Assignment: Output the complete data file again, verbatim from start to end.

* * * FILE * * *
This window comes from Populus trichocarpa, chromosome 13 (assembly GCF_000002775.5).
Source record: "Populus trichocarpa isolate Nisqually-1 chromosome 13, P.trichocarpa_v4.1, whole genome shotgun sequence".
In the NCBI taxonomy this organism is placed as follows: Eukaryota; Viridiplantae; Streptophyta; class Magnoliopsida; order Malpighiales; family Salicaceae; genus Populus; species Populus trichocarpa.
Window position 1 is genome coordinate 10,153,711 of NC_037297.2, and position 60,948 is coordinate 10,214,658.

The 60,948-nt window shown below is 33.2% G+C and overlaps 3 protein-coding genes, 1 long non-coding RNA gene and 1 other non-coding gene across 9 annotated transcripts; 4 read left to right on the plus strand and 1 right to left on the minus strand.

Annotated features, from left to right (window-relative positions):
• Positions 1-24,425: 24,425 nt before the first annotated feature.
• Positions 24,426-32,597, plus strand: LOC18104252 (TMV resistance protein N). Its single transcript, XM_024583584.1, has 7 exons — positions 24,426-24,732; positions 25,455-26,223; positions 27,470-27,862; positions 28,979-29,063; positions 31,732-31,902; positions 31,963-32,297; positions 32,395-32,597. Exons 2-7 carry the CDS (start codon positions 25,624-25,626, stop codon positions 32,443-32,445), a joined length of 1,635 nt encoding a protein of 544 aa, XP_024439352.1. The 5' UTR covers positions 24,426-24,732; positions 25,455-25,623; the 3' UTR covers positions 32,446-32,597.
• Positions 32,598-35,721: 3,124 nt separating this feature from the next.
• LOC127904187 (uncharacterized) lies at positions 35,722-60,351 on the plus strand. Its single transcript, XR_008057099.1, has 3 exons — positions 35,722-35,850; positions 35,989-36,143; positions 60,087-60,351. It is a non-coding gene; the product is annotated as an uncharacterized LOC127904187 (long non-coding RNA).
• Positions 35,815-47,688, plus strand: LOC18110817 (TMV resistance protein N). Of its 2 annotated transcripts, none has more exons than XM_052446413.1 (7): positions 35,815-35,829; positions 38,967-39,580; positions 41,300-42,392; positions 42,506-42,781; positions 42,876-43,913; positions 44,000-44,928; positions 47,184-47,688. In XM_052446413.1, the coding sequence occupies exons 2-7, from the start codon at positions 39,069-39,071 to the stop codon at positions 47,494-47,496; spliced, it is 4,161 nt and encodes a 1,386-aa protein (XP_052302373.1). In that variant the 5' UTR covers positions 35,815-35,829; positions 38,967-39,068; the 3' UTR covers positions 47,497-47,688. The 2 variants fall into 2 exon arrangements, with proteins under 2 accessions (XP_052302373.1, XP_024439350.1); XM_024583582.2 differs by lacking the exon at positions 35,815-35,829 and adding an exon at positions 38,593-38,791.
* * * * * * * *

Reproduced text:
This window comes from Populus trichocarpa, chromosome 13 (assembly GCF_000002775.5).
Source record: "Populus trichocarpa isolate Nisqually-1 chromosome 13, P.trichocarpa_v4.1, whole genome shotgun sequence".
In the NCBI taxonomy this organism is placed as follows: Eukaryota; Viridiplantae; Streptophyta; class Magnoliopsida; order Malpighiales; family Salicaceae; genus Populus; species Populus trichocarpa.
Window position 1 is genome coordinate 10,153,711 of NC_037297.2, and position 60,948 is coordinate 10,214,658.

The 60,948-nt window shown below is 33.2% G+C and overlaps 3 protein-coding genes, 1 long non-coding RNA gene and 1 other non-coding gene across 9 annotated transcripts; 4 read left to right on the plus strand and 1 right to left on the minus strand.

Annotated features, from left to right (window-relative positions):
• Positions 1-24,425: 24,425 nt before the first annotated feature.
• Positions 24,426-32,597, plus strand: LOC18104252 (TMV resistance protein N). Its single transcript, XM_024583584.1, has 7 exons — positions 24,426-24,732; positions 25,455-26,223; positions 27,470-27,862; positions 28,979-29,063; positions 31,732-31,902; positions 31,963-32,297; positions 32,395-32,597. Exons 2-7 carry the CDS (start codon positions 25,624-25,626, stop codon positions 32,443-32,445), a joined length of 1,635 nt encoding a protein of 544 aa, XP_024439352.1. The 5' UTR covers positions 24,426-24,732; positions 25,455-25,623; the 3' UTR covers positions 32,446-32,597.
• Positions 32,598-35,721: 3,124 nt separating this feature from the next.
• LOC127904187 (uncharacterized) lies at positions 35,722-60,351 on the plus strand. Its single transcript, XR_008057099.1, has 3 exons — positions 35,722-35,850; positions 35,989-36,143; positions 60,087-60,351. It is a non-coding gene; the product is annotated as an uncharacterized LOC127904187 (long non-coding RNA).
• Positions 35,815-47,688, plus strand: LOC18110817 (TMV resistance protein N). Of its 2 annotated transcripts, none has more exons than XM_052446413.1 (7): positions 35,815-35,829; positions 38,967-39,580; positions 41,300-42,392; positions 42,506-42,781; positions 42,876-43,913; positions 44,000-44,928; positions 47,184-47,688. In XM_052446413.1, the coding sequence occupies exons 2-7, from the start codon at positions 39,069-39,071 to the stop codon at positions 47,494-47,496; spliced, it is 4,161 nt and encodes a 1,386-aa protein (XP_052302373.1). In that variant the 5' UTR covers positions 35,815-35,829; positions 38,967-39,068; the 3' UTR covers positions 47,497-47,688. The 2 variants fall into 2 exon arrangements, with proteins under 2 accessions (XP_052302373.1, XP_024439350.1); XM_024583582.2 differs by lacking the exon at positions 35,815-35,829 and adding an exon at positions 38,593-38,791.